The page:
Your syslog log files contain data that are useful to diagnosing system problems and security events. Generally, it is the only record of what is happening with a system. As such, it is important to protect those logs, particularly in an environment where people regularly use shell access, such as a web server, shell server, etc.
When an attacker is trying to compromise your system, one of the first things he will probably do is completely erase the log files, or erase evidence of his tresspass out of those files. To protect against that, there are two things you should do:
1. Change the file mode to 600 (writeable & readable only by the owner) This will ensure that unauthorized people are not purusing your log files to gain potentially useful information about your system, and it also prevents someone who has or is in the process of compromising your system (with non-root access) from altering the log files.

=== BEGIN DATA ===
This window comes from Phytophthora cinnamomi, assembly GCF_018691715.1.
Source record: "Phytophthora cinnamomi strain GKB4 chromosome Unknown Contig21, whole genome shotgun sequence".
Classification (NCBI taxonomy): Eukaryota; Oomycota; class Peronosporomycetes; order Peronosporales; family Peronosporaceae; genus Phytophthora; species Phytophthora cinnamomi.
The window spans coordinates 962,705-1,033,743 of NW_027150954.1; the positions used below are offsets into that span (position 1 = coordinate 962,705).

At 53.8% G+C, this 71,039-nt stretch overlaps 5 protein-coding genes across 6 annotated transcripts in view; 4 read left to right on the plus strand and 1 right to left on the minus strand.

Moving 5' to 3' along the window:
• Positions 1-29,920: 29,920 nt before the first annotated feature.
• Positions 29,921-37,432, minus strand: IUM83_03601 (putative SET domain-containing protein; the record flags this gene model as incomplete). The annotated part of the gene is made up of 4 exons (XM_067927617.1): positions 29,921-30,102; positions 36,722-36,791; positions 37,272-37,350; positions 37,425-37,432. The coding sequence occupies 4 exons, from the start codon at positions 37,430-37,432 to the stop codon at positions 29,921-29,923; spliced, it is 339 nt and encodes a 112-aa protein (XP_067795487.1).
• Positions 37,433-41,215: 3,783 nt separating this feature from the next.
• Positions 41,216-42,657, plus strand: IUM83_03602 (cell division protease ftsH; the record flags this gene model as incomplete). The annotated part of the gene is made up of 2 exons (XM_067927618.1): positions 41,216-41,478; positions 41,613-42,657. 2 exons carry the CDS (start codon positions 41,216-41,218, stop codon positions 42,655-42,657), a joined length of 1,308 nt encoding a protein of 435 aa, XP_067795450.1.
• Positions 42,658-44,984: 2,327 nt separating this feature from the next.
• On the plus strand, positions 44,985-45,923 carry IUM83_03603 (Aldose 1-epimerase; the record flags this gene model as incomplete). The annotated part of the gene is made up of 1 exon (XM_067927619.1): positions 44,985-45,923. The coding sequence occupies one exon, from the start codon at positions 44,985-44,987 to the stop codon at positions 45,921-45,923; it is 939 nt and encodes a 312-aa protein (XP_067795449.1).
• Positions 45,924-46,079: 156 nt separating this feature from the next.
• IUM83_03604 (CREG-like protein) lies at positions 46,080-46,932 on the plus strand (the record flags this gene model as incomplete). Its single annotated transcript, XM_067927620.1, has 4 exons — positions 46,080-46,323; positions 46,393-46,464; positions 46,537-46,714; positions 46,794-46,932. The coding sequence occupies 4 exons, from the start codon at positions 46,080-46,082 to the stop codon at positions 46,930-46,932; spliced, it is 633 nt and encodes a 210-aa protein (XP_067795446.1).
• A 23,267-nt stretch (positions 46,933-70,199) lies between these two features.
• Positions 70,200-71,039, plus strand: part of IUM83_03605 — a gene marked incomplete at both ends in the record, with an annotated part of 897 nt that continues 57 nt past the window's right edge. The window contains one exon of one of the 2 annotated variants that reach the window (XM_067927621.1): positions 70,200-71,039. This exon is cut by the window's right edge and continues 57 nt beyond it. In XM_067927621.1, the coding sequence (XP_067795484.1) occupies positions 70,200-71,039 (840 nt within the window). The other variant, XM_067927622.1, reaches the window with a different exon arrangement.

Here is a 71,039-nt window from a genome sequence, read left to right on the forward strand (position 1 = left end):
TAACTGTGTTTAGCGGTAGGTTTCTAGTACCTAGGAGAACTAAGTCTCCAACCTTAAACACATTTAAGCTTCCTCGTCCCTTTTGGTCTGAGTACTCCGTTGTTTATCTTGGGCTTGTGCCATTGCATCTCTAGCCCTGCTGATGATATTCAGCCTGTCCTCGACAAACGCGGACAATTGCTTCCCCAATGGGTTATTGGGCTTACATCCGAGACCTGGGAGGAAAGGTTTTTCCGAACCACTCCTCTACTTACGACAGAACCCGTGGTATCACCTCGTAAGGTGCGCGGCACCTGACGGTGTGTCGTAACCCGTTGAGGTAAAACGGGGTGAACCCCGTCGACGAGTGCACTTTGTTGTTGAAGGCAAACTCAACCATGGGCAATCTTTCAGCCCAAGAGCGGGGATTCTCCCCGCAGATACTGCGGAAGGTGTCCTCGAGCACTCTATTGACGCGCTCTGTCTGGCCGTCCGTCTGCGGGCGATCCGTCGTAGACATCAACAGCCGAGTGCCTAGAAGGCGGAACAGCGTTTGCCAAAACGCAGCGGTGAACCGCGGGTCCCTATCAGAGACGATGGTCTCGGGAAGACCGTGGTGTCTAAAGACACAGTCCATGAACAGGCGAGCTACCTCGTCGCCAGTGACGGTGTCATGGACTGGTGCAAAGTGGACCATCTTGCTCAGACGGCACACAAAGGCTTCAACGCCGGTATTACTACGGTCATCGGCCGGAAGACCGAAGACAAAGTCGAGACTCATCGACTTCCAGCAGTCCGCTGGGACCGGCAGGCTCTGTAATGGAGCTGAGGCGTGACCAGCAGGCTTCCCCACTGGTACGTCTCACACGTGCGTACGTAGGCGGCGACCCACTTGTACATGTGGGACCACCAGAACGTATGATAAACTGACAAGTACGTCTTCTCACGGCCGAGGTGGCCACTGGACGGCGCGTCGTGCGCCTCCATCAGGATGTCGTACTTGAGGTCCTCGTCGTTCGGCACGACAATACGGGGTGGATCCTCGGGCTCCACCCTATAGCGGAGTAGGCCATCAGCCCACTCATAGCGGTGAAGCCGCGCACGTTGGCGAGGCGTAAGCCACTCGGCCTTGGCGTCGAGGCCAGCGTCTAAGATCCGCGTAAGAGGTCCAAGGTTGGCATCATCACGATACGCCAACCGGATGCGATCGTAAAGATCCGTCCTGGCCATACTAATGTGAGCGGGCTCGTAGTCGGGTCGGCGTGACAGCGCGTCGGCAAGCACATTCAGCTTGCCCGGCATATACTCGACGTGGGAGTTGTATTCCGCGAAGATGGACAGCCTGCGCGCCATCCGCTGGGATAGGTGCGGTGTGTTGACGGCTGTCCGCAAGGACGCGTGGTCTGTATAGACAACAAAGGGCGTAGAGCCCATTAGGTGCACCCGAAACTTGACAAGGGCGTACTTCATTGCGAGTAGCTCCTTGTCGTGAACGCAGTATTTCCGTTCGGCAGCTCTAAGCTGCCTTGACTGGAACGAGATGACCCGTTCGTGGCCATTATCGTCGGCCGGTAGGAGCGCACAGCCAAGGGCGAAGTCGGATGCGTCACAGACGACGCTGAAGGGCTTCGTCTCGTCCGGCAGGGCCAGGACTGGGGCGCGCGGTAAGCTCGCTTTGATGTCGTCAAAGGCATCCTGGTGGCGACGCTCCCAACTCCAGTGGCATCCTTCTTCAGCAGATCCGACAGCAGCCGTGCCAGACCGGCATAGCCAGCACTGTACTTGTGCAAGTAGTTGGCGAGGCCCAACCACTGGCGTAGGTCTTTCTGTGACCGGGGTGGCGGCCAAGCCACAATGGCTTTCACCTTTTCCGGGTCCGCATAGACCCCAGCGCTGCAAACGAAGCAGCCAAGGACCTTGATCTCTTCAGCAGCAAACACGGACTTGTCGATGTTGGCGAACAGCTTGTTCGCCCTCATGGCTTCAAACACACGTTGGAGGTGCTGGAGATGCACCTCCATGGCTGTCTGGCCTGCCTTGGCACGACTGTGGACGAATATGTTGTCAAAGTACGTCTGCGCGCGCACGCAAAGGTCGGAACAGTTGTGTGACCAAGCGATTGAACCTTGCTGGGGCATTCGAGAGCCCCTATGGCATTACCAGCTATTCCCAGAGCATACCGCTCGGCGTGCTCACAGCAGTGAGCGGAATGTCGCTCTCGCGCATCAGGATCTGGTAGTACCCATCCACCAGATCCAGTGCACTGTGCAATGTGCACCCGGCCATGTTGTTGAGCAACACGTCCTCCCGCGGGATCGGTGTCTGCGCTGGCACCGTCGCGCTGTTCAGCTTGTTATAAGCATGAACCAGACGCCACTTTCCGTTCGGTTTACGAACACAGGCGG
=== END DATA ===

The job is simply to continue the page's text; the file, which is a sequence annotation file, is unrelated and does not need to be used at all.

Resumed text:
2. Send a copy of your syslogs to another host. This is generally very eas to set up, and provides an alternate location to find out what happened in the event of a complete root-level compromise, or a system failure.